As rumors circulate that the latest possessor of the Ms. Marvel namesake Kamala Khan may be appearing in an upcoming Marvel film, the internet is showing its less flattering colors in response.
Comments arguing that her character revolves solely around her Muslim faith and Pakistani heritage are broken up only by Islamophobic jokes and people saying it’s “just not realistic” that a Muslim woman would be a superhero. These people, quite clearly, have not read the series. There is plenty of depth to Kamala’s character and there are plenty of reasons we could use a girl like her in the MCU.
1. Cool Powers
It seems obvious, but one of the most important aspects of a superhero’s identity is their superpowers, and lately we’ve seen a lot of repetition in the MCU. After Black Panther, fans lamented the overuse of supersuits and supersoldier serums, arguing that many of the heroes in the universe were starting to follow a similar formula.
This would not be the case for Kamala. Her powers are more theatrical and would translate well to screen, and most importantly, they’re unlike anything we have right now.
Kamala’s powers mostly revolve around shapeshifting and while we’ve seen Loki use shapeshifting before to look like other people, Kamala tends to use her power to morph her body in impossible ways. She might stretch her legs to give herself super speed, or enlarge her hand to squeeze an enemy into submission. Pair that with her healing factor and we have a hero that could certainly be an asset in big showdown fights.
2. Her Youth
Assuming Disney isn’t planning to pack in one of their biggest moneymakers anytime soon, it’s pertinent that they begin to introduce a new generation of heroes. This has already begun, with teenage characters like Spiderman and Shuri joining forces with the original six as well as young adult heroes who are just getting started, like Ant-Man and Scarlet Witch.
Assuming the Avengers find a way to reverse recent events in their next film, it’s safe to say we’re in the midst of preparing for a new generation of heroes. At 17, Kamala would be another valuable edition to a group of young heroes, with years of believable action heroism ahead of her.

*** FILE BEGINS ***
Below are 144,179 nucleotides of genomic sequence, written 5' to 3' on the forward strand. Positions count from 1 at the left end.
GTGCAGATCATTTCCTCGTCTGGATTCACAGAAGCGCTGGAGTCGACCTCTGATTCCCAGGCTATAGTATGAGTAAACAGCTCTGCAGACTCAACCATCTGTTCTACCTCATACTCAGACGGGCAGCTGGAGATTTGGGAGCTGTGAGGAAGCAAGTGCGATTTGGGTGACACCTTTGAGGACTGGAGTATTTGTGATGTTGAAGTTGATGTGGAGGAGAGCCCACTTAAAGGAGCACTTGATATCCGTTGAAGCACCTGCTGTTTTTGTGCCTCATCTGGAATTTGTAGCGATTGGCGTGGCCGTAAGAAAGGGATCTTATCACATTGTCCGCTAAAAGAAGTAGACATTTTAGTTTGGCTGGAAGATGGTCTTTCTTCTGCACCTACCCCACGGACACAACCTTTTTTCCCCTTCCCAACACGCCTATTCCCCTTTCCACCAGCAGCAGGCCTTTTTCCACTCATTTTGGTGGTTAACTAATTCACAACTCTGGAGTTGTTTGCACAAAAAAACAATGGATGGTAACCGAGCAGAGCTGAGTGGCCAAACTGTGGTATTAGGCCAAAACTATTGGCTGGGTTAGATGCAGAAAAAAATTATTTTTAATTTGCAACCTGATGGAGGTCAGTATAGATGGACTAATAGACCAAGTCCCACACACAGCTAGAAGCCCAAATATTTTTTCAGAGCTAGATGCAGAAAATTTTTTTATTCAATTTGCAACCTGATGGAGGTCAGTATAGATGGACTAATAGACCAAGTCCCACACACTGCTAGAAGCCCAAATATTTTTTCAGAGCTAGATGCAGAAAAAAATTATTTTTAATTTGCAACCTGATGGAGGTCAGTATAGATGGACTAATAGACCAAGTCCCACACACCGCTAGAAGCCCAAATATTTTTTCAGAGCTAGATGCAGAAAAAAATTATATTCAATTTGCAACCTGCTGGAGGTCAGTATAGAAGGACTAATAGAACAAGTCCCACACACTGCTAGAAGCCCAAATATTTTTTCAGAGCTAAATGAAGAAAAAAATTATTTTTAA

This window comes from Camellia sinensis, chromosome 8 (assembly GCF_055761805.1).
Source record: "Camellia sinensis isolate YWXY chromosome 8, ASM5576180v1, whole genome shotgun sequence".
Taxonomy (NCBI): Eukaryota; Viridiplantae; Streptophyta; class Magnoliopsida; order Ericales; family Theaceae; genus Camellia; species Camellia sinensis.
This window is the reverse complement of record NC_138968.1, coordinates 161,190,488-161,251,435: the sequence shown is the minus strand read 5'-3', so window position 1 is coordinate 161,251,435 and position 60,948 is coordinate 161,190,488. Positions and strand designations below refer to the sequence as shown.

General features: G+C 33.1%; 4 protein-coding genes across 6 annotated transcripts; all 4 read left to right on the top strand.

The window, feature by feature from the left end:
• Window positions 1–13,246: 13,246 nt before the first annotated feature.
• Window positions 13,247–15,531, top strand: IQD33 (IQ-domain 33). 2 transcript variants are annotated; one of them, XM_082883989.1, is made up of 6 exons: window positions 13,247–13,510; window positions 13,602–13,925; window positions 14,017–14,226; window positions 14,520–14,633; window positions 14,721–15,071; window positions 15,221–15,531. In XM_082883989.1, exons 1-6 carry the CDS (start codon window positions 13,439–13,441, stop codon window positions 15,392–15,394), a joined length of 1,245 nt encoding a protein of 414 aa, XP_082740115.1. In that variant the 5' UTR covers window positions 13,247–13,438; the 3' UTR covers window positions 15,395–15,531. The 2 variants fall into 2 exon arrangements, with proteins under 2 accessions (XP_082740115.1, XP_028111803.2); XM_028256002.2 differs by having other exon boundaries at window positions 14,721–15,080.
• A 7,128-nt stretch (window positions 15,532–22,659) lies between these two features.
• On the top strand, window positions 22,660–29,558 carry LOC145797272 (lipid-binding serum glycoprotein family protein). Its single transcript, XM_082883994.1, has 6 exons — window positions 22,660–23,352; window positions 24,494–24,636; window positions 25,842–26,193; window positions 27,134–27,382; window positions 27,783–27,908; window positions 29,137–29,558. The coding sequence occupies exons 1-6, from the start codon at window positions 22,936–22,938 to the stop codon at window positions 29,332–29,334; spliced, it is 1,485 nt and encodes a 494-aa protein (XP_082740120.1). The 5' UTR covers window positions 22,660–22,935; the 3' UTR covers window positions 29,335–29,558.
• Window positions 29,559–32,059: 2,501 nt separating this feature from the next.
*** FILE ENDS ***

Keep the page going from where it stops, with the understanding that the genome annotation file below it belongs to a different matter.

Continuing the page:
3. Her Relatability
Arguments that Kamala’s only identity stems from her heritage are totally unfounded. Her faith is a big part of her life, but overall, she’s just a kid who wants to do the right thing. She’s a kid who gets in trouble for staying out late, who doesn’t know how to talk to her parents about the complications in her life. She’s a kid like any other kid.
Headlines calling her “Marvel’s first Muslim hero” are accurate, sure, but also reductive, and those railing against the use of her character are being similarly reductive. Just as Steve Rogers mentions God every so often in his non-threatened, socially acceptable Christian way, Kamala goes to mosque. She doesn’t eat pork. She loves God and her family. It’s quite similarly non-threatening, and quite similarly just a piece of her overall identity.
4. Representation Matters
This is an extension of my last point but the fact is, it’s good for America to have healthy representations of Muslims in the media. Especially in a post-9/11 world where people are still vapidly prejudiced against Muslims, seeing one as a hero could make a world of difference.
The fact that Kamala is a teenage girl first and a superhero second who also happens to be a Muslim, portrays Islam in a much more realistic light than the extremist impression many people have. It shows the ways in which the majority of Muslims are really just people.
Kamala also shows that it’s possible to be a strong Muslim woman, as so many people cling to the idea that all Muslim women are oppressed. While it is true that there are tenets of Islam that require submission from women, so are there such tenets in Christianity and many other religions, and those religions rarely face the same scrutiny as Islam. Kamala is opinionated, strong, and heroic. We even see her being critical of the more sexist elements of her own religion in a way that does not detract from the religion as a whole.
In the 2014 Ms. Marvel comic series, we see her living a quite functional family life. Her parents are a bit strict, but not excessively so, and we see her in a loving relationship with her protective father.
5. The MCU Knows What They’re Doing
I’m not the only nerd around here who places a lot of trust in the Marvel brand. They’ve consistently delivered quality comic book content for decades now and over the past 10 years, the MCU has developed into a collection of excellent films with great characters. Even the worst of MCU films are better than your average sci fi movie, and they become even better when you consider the ways they all connect with each other.
My point here is that the MCU will know what to do with this character. Many of the characters they have brought to screen so far had far less personality in the comics than they do in the films and I’ve yet to see one of their adaptations fall flat (villains notwithstanding- not their strong suit but they’re getting better).
If Marvel decides to bring Kamala to the screen, I trust them to do it well. Kamala Khan is not just a Muslim girl, thrown in for the sake of diversity. She has a hero’s heart and the ability to kick ass, and what else do we require of our superheroes? A few one-liners here or there, and she’ll be right on par with Peter Parker.
Kamala deserves a place in the MCU, and, more importantly, she deserves not to be dismissed because of her faith. The Ms. Marvel comic series is available on the Marvel Unlimited app with subscription, or at your local comic book shop (which could probably really use your patronage) so go on out and read for yourselves before you pass judgement on the character based on a headline alone.